Global inverter giant SolarEdge has posted record revenue for the full Covid-riven year of 2020, a result the company has credited partly to a bumper year of growth in the Australian solar market.
In its financial results for the fourth quarter and year ended December 31, 2020, SolarEdge announced revenues from solar products of $US327.1 million ($A422 million) and $US1.63 billion, respectively – the latter a record result for the company, just up on 2019 levels.
In a webcast accompanying the results announcement, SolarEdge CEO Zvi Lando said that the company had seen a record final quarter of revenue in Australia, where it had closed out 2020 with 30 per cent year on year growth.
“Our fourth quarter results are reflective of strength in the U.S. residential market and record revenues from outside of Europe and the US, led by Australia,” said Lando in a statement.
As you can see in the chart above, SolarEdge shipped 6.1 gigawatts of AC inverters – a total of 662,000 – over the course of 2020, as well as 15.5 million power optimisers.
As ITK analyst and regular RenewEconomy columnist David Leitch wrote here in May last year, SolarEdge’s trajectory from start-up in 2006 to world’s No 1 inverter company today makes it a company to watch, even if it is competing in relatively small market.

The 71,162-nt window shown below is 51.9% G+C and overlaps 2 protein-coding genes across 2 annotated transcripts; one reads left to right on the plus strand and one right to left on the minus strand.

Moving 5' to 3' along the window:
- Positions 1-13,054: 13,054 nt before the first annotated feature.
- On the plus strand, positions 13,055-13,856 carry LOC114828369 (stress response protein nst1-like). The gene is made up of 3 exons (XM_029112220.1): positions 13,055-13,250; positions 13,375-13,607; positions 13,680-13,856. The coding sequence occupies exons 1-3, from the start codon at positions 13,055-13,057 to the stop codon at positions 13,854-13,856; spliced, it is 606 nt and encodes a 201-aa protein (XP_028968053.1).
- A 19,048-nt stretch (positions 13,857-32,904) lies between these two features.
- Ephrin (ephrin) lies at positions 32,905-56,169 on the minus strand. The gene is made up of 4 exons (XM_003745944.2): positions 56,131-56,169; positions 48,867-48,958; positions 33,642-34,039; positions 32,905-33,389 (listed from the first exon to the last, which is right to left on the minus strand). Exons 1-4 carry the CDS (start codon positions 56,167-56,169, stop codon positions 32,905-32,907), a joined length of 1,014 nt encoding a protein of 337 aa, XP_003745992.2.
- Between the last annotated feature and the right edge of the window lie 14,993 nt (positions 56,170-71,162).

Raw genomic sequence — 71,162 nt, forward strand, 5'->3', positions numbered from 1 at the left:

Having quickly dominated the residential inverter market, SolarEdge has more recently been expanding its business to take in battery storage, including via its 2018 acquisition of South Korean battery maker Kokam, and electric vehicle charging.
“Despite the global pandemic, we concluded the year with slight growth in revenues, healthy cash generation and are well positioned for 2021 and beyond, having invested significantly in development of new products to be released this year as well as development of our non-solar businesses, with readiness to supply full powertrain kits for the e-Mobility sector in Europe,” Lando said this week.
In September of 2020, SolarEdge launched a new residential three-phase hybrid inverter range on the Australian market, in a move it said would offer “unprecedented design flexibility” for rooftop solar systems.
As One Step Off The Grid reported, SolarEdge said the hybrid range, which has been expanded to include a 10kW inverter (alongside 8.25kW, 7kW and 5kW), would address typical rooftop solar design restrictions, such as varying panel types and string lengths.